TuneCore has paid indie artists over $2bn to date – and is now paying them over $400m per year

TuneCore-affiliated artist Yung Gravy has see two of his singles go Platinum in the US

DIY distribution platform TuneCore has confirmed that it has surpassed the milestone of paying $2 billion in total to independent artists since it was founded 15 years ago.

The firm says that, presumably boosted by rapid growth during the quarantine period, it’s now paying an average of $1.2m in royalties a day to indie artists. That’s a run rate of $438m per year, or over $100m per quarter.

TuneCore says it’s paid out half of the $2bn figure in the past three-and-a-bit years alone, having surpassed the $1bn artist royalty payout mark in July 2017.

The $2bn number is obviously a significant milestone for TuneCore’s new US-based leadership team of Andreea Gleeson (Chief Revenue Officer) and Matt Barrington (Chief Operating Officer).

To date, over a million independent artists have used TuneCore, and the firm says “thousands” of them are now making over $100,000 each annually via the distributor.

According to TuneCore’s newly-announced statistics, some $480m of the $2bn lifetime payout has gone to Rap, Hip-hop and R&B artists, with a further $198m going to Electronic/Dance acts.

One particularly important thing to note about TuneCore is its business model: the company’s standard charges see DIY artists pay a one-off fee of $29.99 to upload an album to digital services like Spotify, Amazon Music et al. These artists then pay a further $49.99 per album, per year after this point.

For single tracks, TuneCore charges $9.99 per year.

What this fee-based model means is that 100% of the full $2bn in royalties paid out by Believe-owned TuneCore so far has landed into artists’ bank accounts, with no cut taken by the service.

According to Gleeson, there’s a further qualification needed: TuneCore pays out 100% of that 100%, she explains, meaning that behind the scenes, no B2B fulfilment partner (“middle man”) is taking a cut of the proceeds.

As a result of this, TuneCore artists get the benefit of headline deals struck with the digital services by Believe, the Paris-headquartered global powerhouse in the independent sector that turned over more than $700m in digital revenues last year.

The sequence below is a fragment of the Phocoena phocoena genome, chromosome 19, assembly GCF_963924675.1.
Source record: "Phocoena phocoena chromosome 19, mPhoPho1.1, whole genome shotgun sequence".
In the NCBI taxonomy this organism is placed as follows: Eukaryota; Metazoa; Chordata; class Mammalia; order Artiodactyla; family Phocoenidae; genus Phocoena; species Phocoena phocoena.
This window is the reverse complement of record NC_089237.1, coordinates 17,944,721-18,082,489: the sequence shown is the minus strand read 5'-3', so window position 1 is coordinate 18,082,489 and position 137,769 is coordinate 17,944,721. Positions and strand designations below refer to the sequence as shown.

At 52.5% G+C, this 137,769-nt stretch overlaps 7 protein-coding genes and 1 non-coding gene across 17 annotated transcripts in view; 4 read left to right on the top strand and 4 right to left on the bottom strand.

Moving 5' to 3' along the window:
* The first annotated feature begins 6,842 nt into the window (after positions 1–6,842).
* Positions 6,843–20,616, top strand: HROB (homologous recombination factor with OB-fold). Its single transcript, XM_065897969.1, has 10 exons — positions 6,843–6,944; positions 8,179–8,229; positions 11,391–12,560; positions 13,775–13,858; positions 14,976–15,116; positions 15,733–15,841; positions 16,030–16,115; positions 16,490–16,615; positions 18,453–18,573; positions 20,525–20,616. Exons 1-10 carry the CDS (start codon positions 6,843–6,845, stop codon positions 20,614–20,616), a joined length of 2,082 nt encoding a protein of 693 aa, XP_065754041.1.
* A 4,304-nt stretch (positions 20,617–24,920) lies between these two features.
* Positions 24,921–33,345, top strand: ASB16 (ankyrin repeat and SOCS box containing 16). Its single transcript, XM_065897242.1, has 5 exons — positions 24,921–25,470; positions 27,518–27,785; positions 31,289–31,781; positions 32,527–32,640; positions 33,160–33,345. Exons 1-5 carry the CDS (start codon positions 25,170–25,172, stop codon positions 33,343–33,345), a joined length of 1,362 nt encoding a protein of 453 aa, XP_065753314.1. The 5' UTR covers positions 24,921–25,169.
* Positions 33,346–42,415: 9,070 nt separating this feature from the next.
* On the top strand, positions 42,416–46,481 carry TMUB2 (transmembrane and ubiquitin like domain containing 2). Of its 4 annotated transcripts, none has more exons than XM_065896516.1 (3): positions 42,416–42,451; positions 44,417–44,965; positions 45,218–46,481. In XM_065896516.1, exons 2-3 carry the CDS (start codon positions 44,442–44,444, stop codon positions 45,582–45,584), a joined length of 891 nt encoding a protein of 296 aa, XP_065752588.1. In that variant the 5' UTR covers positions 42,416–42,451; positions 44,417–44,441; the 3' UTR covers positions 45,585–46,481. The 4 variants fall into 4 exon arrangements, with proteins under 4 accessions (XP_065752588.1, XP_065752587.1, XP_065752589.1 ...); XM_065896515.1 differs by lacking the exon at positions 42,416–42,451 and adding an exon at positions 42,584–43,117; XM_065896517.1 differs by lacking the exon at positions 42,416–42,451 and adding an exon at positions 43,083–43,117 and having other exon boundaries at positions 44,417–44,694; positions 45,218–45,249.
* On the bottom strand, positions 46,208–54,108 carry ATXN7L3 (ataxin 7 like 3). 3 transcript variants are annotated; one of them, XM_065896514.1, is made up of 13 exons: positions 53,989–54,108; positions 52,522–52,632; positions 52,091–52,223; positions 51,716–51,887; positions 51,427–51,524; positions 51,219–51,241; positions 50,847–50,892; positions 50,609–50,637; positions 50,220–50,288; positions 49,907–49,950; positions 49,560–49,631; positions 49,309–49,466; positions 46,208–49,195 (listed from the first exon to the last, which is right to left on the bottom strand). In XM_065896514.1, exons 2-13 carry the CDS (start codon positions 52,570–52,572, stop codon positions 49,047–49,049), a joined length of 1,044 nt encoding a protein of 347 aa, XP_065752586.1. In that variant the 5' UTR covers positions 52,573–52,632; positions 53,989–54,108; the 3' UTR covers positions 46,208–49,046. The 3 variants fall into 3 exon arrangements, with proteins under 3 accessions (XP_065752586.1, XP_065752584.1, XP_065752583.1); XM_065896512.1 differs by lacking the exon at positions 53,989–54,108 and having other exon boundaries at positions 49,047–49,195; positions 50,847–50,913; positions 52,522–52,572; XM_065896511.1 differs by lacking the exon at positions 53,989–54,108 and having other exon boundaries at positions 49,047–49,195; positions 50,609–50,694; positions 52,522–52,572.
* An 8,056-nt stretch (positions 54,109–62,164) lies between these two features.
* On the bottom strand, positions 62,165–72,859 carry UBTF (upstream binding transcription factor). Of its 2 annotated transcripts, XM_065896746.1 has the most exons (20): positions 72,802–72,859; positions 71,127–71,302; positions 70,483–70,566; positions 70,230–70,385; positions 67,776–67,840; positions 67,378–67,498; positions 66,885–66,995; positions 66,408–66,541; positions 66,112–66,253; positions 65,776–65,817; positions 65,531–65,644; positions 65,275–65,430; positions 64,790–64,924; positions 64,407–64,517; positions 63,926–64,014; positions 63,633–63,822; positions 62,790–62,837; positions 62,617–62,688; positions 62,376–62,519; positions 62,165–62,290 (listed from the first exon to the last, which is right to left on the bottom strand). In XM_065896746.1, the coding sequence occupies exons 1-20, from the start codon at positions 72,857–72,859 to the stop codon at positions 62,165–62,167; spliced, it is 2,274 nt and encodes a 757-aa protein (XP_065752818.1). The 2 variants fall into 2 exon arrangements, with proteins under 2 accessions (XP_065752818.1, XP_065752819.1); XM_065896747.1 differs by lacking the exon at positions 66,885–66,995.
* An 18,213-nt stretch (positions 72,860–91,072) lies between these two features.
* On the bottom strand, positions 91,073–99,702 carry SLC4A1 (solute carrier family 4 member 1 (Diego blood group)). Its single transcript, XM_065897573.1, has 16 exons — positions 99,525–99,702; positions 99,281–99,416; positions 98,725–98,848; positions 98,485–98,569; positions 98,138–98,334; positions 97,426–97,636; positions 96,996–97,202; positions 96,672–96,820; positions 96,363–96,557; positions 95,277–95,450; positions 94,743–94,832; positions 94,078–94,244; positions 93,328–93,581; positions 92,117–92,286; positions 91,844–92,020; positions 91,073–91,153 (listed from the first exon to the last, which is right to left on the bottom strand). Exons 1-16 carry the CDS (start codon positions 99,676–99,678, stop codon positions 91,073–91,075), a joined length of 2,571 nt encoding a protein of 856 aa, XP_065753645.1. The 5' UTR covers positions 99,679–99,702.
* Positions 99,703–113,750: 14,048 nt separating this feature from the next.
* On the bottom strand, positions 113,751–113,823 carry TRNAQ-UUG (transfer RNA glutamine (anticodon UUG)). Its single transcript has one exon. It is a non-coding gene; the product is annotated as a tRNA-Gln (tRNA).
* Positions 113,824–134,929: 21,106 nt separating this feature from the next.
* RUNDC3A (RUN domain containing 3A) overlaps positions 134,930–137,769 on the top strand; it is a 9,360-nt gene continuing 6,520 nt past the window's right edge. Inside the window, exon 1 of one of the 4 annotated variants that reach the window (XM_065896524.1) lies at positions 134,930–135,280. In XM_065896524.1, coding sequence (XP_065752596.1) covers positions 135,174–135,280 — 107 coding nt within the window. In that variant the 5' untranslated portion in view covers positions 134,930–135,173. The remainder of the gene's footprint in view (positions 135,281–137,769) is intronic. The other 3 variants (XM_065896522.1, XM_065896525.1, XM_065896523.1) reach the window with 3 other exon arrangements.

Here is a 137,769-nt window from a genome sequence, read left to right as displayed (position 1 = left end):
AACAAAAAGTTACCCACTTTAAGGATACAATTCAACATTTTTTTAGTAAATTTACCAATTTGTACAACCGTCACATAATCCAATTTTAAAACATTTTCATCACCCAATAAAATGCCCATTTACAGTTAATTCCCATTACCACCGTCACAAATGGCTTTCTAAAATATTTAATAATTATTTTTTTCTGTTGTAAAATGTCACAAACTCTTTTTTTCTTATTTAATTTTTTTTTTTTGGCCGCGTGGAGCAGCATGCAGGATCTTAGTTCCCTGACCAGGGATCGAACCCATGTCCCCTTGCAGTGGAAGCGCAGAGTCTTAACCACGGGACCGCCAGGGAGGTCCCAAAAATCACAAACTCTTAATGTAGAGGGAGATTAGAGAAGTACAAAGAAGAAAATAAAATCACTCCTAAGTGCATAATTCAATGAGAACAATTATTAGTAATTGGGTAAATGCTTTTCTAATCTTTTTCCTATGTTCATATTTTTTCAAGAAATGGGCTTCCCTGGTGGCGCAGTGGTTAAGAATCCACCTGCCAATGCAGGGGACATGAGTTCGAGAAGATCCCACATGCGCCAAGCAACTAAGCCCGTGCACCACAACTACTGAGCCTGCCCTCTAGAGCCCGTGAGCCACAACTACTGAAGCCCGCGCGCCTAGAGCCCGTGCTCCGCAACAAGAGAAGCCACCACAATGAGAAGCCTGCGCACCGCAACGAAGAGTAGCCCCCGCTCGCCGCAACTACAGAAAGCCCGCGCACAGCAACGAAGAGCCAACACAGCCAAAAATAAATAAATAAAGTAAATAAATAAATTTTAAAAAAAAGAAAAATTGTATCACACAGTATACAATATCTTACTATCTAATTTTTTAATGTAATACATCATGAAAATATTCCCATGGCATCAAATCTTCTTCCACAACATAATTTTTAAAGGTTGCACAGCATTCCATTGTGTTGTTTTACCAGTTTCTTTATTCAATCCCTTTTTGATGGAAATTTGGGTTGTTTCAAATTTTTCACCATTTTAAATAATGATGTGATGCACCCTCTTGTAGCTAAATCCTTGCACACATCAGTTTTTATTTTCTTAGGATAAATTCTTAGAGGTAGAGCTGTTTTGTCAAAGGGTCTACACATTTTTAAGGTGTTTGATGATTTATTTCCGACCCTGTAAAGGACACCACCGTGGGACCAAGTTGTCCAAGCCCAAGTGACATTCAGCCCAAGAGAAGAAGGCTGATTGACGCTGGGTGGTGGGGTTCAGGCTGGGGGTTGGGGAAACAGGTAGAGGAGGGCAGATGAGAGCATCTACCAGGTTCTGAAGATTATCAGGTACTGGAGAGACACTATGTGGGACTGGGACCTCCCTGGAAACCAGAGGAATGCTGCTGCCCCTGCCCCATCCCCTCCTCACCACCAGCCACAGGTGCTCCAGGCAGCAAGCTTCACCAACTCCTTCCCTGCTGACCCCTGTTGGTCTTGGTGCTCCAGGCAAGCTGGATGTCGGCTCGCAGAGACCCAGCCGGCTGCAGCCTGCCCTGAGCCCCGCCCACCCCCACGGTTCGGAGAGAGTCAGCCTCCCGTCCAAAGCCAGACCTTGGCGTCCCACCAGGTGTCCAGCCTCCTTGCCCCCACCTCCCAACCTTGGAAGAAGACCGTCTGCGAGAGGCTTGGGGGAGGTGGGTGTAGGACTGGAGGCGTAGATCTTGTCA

Said Gleeson: “We’re here to help artists connect with and develop audiences while maximizing their digital music revenue – this is our core mission. We’re showing that indie artists can gain a huge fanbase and make a lot of money with TuneCore.

“We never use a middle man and pay 100% of 100% of revenue from the stores directly to artists, unlike other distributors, many of which claim to pay artists 100% of their revenue, but in fact are distributed by or affiliated with third parties, who take a percentage off the top.

“TuneCore is empowering indie artists, now more than ever, to say F it and take control of their own careers; there’s little holding them back anymore.”

“Artists who use TuneCore make more money.”

Andreea Gleeson, TuneCore

Speaking to MBW, Gleeson added: “We have direct partnerships with all the major platforms, which means we’re able to negotiate the best possible deals [via Believe] for our artists.

“When we ask our artists, they tell us the No.1 reason they use TuneCore is get their music out in the world, and the No.2 reason is to make money. And they know that artists who use TuneCore make more money.”

Combined, TuneCore and parent company Believe claim to distribute approximately one third of the world’s digital music.

According to MIDiA Research, independent artists generated $873 million in 2019, up 32% from 2018.


TuneCore artist is Ken the Man was driving for Uber and delivering for Door Dash just one year ago.

After TuneCore distributed her song He Be Like, she was able to quit those jobs. She commented “He Be Like changed my life. I would write songs in between deliveries.

“I knew during my entire career I’ve always wanted my music to be a reflection of all sides of me. I’m not trying to get any kind of record deal where artists only get a small percentage and they have to give up rights to their own music. Why would I, when TuneCore pays me 100% of what I’ve earned?

“I’m able to distribute when I want and what I want.”

“I’m not trying to get any kind of record deal where artists only get a small percentage and they have to give up rights to their own music. Why would I, when TuneCore pays me 100% of what I’ve earned?”

Ken The Man

TuneCore’s independent artists span all genres, with Rap/Hip-Hop and R&B currently the largest, taking in over $100 million from streaming alone in the last year.

The company has established itself as a home for aspiring Hip-Hop artists and currently counts over 200,000 Hip-Hop artists on the TuneCore roster with almost 41,000 new Hip-Hop artists added thus far in 2020.

“this is only the beginning, with many new artists turning to TuneCore every day.”

Matt Barrington, TuneCore

Matt Barrington, Chief Operating Officer, TuneCore said, “Here’s the thing – TuneCore artists have earned $2 billion, and this is only the beginning, with many new artists turning to TuneCore every day.

“It proves that giving artists the control, allowing them true independence is a very powerful and positive thing. And it also turns the traditional music industry model on its head.”

In the past six months, TuneCore has expanded its global operation into territories such as India, plus Russia and Brazil.Music Business Worldwide

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